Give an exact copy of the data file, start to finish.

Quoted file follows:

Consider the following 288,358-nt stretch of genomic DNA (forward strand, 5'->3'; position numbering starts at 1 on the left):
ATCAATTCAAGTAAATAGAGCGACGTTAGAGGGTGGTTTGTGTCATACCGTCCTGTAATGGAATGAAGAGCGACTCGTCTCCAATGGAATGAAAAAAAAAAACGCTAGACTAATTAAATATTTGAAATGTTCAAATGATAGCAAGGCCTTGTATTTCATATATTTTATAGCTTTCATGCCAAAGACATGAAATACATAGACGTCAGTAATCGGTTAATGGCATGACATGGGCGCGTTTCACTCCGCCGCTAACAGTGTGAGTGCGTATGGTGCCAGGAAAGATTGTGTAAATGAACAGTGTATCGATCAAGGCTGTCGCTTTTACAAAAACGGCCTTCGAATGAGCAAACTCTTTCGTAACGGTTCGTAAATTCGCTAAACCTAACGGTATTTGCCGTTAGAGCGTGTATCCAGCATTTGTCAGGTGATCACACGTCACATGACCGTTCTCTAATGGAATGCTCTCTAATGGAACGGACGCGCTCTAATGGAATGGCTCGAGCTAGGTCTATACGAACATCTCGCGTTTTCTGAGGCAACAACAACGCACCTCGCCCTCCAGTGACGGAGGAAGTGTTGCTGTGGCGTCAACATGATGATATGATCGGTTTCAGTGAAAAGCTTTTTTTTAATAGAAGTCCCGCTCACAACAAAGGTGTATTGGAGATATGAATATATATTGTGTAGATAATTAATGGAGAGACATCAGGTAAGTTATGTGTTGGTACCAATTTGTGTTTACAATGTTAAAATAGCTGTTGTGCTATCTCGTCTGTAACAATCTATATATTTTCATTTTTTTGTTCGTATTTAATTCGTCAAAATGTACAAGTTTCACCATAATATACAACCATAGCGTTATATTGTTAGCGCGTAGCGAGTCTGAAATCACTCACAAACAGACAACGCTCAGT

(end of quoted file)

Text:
Consider the following 288,358-nt stretch of genomic DNA (forward strand, 5'->3'; position numbering starts at 1 on the left):
ATCAATTCAAGTAAATAGAGCGACGTTAGAGGGTGGTTTGTGTCATACCGTCCTGTAATGGAATGAAGAGCGACTCGTCTCCAATGGAATGAAAAAAAAAAACGCTAGACTAATTAAATATTTGAAATGTTCAAATGATAGCAAGGCCTTGTATTTCATATATTTTATAGCTTTCATGCCAAAGACATGAAATACATAGACGTCAGTAATCGGTTAATGGCATGACATGGGCGCGTTTCACTCCGCCGCTAACAGTGTGAGTGCGTATGGTGCCAGGAAAGATTGTGTAAATGAACAGTGTATCGATCAAGGCTGTCGCTTTTACAAAAACGGCCTTCGAATGAGCAAACTCTTTCGTAACGGTTCGTAAATTCGCTAAACCTAACGGTATTTGCCGTTAGAGCGTGTATCCAGCATTTGTCAGGTGATCACACGTCACATGACCGTTCTCTAATGGAATGCTCTCTAATGGAACGGACGCGCTCTAATGGAATGGCTCGAGCTAGGTCTATACGAACATCTCGCGTTTTCTGAGGCAACAACAACGCACCTCGCCCTCCAGTGACGGAGGAAGTGTTGCTGTGGCGTCAACATGATGATATGATCGGTTTCAGTGAAAAGCTTTTTTTTAATAGAAGTCCCGCTCACAACAAAGGTGTATTGGAGATATGAATATATATTGTGTAGATAATTAATGGAGAGACATCAGGTAAGTTATGTGTTGGTACCAATTTGTGTTTACAATGTTAAAATAGCTGTTGTGCTATCTCGTCTGTAACAATCTATATATTTTCATTTTTTTGTTCGTATTTAATTCGTCAAAATGTACAAGTTTCACCATAATATACAACCATAGCGTTATATTGTTAGCGCGTAGCGAGTCTGAAATCACTCACAAACAGACAACGCTCAGT